Now, you remember that ISO image we made all the way at the beginning? Well, now we actually use it.
From the command prompt “qemu -L . -m 256 -boot c -hda j.img -cdrom ..\jinstall.iso”
That’ll launch qemu again and mount the image for installation. Login when prompted
Let’s clear some room to work with:
Mount the cdrom “mount /cdrom”
Create a temp directory for Junos “mkdir /var/tmp/j/”
Change to the new directory “cd /var/tmp/j/”
And make sure you’re actually there “pwd”
Extract the Junos files “tar zxvf /cdrom/jinstall-10.1r1.8-domestic-olive.tgz”
Make pkgtools directory “mkdir pkgtools”
Go into pkgtools directory “cd pkgtools”
Verify that you’re in the right spot “pwd”
Extract pkgtools “tar zxfv ../pkgtools.tgz”
Go to Bin directory “cd bin”
Copy true file “cp /usr/bin/true ./checkpic”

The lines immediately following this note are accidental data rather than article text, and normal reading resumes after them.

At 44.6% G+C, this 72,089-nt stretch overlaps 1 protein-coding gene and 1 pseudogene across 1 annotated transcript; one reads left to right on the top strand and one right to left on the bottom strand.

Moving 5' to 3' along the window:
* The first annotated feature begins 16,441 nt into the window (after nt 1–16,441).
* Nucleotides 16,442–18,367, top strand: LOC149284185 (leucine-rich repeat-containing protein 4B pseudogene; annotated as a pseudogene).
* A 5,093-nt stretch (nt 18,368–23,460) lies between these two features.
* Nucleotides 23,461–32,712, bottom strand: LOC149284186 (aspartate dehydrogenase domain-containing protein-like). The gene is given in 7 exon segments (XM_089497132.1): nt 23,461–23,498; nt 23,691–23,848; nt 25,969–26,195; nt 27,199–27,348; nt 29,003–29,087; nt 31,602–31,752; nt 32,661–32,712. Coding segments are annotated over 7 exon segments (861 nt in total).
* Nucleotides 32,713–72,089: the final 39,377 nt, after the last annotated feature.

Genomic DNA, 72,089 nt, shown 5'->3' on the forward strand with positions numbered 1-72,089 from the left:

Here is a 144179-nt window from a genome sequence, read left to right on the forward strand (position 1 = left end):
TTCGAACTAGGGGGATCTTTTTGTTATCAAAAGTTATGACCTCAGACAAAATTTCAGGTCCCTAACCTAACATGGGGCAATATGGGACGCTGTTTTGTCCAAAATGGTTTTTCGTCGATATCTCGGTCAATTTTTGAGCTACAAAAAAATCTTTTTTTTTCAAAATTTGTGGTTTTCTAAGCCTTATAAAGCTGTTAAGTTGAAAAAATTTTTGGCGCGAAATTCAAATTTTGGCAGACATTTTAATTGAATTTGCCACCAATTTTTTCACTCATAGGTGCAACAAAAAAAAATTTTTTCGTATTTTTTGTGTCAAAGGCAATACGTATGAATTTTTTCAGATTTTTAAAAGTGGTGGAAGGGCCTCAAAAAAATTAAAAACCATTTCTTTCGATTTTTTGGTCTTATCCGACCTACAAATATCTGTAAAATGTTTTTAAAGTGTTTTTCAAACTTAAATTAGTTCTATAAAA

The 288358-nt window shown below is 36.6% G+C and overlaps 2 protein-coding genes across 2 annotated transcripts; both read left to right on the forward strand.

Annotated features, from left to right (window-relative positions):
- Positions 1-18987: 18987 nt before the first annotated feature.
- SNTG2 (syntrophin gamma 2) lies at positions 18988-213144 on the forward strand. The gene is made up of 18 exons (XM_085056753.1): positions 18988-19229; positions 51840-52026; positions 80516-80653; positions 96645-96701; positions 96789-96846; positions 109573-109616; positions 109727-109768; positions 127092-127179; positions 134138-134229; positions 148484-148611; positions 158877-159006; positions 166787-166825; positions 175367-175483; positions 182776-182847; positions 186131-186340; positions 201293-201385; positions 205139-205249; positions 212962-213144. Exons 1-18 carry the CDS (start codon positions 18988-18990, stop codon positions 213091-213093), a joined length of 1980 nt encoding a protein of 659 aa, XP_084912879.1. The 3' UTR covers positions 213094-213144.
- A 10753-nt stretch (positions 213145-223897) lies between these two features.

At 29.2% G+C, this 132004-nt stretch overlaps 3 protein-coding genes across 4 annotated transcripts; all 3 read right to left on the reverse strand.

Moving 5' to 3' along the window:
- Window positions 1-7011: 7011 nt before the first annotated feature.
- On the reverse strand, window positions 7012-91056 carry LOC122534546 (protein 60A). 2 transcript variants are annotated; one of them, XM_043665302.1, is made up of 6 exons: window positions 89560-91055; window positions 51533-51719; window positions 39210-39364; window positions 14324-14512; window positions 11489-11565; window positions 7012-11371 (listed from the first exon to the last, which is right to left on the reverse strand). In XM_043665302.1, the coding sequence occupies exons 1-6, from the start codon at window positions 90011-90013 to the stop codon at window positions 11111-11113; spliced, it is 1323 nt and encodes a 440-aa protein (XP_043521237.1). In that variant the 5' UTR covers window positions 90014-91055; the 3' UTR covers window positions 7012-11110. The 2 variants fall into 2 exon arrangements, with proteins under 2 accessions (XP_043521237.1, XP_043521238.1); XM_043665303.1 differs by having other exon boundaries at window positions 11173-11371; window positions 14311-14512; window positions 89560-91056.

Back up one level “cd ..” (there’s a space in there)
Zip the file again “tar zcvf ../pkgtools.tgz *”
Back up one level “cd ..”
Remove pkgtools directory “rm –rf pkgtools”
Rezip to Junos “tar zcvf ../junos.tgz *
Install Junos “pkg_add –f /var/tmp/junos.tgz”
Here’s where you end up:
“init 6” then ctrl + alt + 2 “q” to kill it
Now we’ve got a working image. Time for the GNS3 part. Open up GNS3 and go to Edit > Preferences > Qemu. Change the working directory, path, and img path.
Go the Junos tab and add your image…make sure to save it
You should now be able to drag Juniper routers into your topologies.
A few things I’ve found:
1) Connect your links before starting the router, they don’t like changing things once they’re running
2) They take a long time to boot. Yeah, it sucks, but at least they work
3) These images don’t do everything. You may be able to put in a command and it seems to take, but the feature doesn’t work. Kind of a pain…
4) Make sure to save the nvrams and harddisks of your devices in your projects. With Junos stuff make sure to save while the device is running.
5) Important: hit crtl+alt to free your mouse from a qemu window should you accidently click in there.